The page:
Diary of Charles Francis Adams, volume 1

Tuesday. August 31st. X.

Thursday. September 2d. VIII:15.

Wednesday. September 1st. VIII. CFA


Wednesday. September 1st. VIII. CFA
Wednesday. September 1st. VIII.

Arose, weather still rainy. I spent the morning in writing my 308Journal comfortably in the house. The weather improved a little in the course of the morning and I accepted an invitation of George’s to go as far as Neponset Hotel with him on his road to Boston, and went. It was late before we got there and time past as rapidly as usual while I was playing billiards. I was not so successful as usual and, being considerably nettled, I do not know how long I should have stayed had not the boy been obliged to go.

I returned home at about half past six o’clock without having had any dinner. The family appeared in some surprise about me, and I was obliged to tell them that in future they need not be astonished when I do not attend meals. They were almost all going out when I arrived, to Mr. Whitney’s to a Quincy party and I was pressed to go but refused. These Quincy parties are the dullest, the most disagreable and the most unprofitable it ever has been my lot to meet with. You do not enjoy yourself while at them nor look back upon them with satisfaction. Mrs. Clark appears amazingly offended with young Whitney for some cause or other and takes occasion to abuse him most exceedingly. She is a singular woman. I am at times exceedingly in doubt whether she has any heart or not. She is a most profound devote but I have always thought her a complete hypocrite attempting to be pious. Her chief motive of action is an ostentation, a wish to throw herself forward into the notice of other people and a desire to be admired by them. She has a deep spirit of malignity and, as an old woman, will be a most exquisitely unpleasant one. My judgment of real piety is always fixed upon a person who says nothing of it, who does not obtrude it upon other people and who governs her conduct by the principles which her bible lays down for her. Who represses malignity, slander, scandal and all the little sins which are incidental to women.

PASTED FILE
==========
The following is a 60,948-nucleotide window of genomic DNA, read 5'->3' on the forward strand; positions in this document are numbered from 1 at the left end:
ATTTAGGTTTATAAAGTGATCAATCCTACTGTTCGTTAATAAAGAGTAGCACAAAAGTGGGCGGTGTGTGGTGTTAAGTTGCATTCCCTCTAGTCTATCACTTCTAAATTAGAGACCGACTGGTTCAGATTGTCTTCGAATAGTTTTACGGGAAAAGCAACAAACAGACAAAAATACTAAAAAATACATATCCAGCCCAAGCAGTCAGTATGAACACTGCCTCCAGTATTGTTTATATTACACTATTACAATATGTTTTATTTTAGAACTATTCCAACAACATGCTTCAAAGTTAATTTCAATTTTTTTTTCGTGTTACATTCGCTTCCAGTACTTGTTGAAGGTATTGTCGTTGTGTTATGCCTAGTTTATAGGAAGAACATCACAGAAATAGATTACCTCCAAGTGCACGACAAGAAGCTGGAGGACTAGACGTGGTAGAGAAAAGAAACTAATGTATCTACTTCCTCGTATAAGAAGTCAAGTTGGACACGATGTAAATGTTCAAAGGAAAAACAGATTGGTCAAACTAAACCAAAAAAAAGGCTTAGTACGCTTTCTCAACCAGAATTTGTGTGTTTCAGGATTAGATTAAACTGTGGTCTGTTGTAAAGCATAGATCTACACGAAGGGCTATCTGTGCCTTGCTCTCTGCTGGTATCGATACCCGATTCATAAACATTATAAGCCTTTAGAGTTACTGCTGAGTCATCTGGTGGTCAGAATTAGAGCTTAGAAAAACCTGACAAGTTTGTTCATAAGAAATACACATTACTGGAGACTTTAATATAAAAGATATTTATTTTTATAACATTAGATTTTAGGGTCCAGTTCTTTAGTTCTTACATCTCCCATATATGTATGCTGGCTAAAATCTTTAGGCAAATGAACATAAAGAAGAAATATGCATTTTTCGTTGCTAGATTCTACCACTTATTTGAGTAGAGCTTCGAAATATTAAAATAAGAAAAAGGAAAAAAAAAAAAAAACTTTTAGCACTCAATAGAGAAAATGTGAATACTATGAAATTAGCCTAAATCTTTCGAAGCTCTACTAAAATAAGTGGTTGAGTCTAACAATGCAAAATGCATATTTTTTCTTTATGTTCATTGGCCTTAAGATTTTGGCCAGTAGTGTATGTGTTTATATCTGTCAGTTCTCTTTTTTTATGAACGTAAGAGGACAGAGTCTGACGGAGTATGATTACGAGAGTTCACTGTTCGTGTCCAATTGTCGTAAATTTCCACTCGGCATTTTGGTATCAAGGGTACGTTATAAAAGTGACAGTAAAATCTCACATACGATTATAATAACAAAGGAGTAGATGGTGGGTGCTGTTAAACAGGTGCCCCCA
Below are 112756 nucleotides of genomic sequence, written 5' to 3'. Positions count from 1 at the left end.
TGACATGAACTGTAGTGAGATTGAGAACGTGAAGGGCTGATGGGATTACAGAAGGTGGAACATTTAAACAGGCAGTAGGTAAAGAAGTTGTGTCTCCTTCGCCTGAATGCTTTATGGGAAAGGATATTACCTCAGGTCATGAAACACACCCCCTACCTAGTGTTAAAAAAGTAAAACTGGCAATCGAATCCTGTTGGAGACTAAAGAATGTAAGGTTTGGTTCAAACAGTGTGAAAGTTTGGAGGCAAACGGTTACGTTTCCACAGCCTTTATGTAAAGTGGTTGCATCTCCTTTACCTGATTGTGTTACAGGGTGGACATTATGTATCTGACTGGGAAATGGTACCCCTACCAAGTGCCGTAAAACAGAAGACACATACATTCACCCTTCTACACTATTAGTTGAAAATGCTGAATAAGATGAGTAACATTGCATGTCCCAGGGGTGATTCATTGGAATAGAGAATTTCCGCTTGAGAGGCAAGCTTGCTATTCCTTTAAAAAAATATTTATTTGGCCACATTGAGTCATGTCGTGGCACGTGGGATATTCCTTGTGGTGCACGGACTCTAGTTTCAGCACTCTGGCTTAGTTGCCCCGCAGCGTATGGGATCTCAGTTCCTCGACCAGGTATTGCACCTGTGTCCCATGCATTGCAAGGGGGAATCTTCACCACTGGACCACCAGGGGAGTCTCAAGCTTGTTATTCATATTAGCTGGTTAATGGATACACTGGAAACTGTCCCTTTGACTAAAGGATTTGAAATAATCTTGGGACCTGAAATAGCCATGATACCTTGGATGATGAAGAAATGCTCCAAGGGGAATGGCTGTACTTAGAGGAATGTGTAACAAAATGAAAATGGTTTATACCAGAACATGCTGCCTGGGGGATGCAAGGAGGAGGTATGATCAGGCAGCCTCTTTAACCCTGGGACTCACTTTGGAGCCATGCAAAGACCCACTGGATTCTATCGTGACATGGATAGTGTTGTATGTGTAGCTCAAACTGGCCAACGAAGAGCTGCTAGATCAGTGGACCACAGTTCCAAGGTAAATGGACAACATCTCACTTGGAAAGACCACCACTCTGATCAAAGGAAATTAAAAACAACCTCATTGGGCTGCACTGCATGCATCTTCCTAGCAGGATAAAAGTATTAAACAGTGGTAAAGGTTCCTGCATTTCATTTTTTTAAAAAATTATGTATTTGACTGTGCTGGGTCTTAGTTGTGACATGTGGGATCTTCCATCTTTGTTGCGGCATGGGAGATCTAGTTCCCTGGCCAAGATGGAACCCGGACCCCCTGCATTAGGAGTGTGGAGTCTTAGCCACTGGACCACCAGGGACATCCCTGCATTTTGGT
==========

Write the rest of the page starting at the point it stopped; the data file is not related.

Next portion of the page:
In the Evening I went and sat with my Grandfather and conversed with him as usual upon indifferent subjects. He went to bed earlier than usual tonight and I, after spending a little while in my Uncle’s room, an uncommon thing for me, went down to Supper, where we had a warm argument on the subject of the conduct of the Quincy family which did not end until late. XI:15.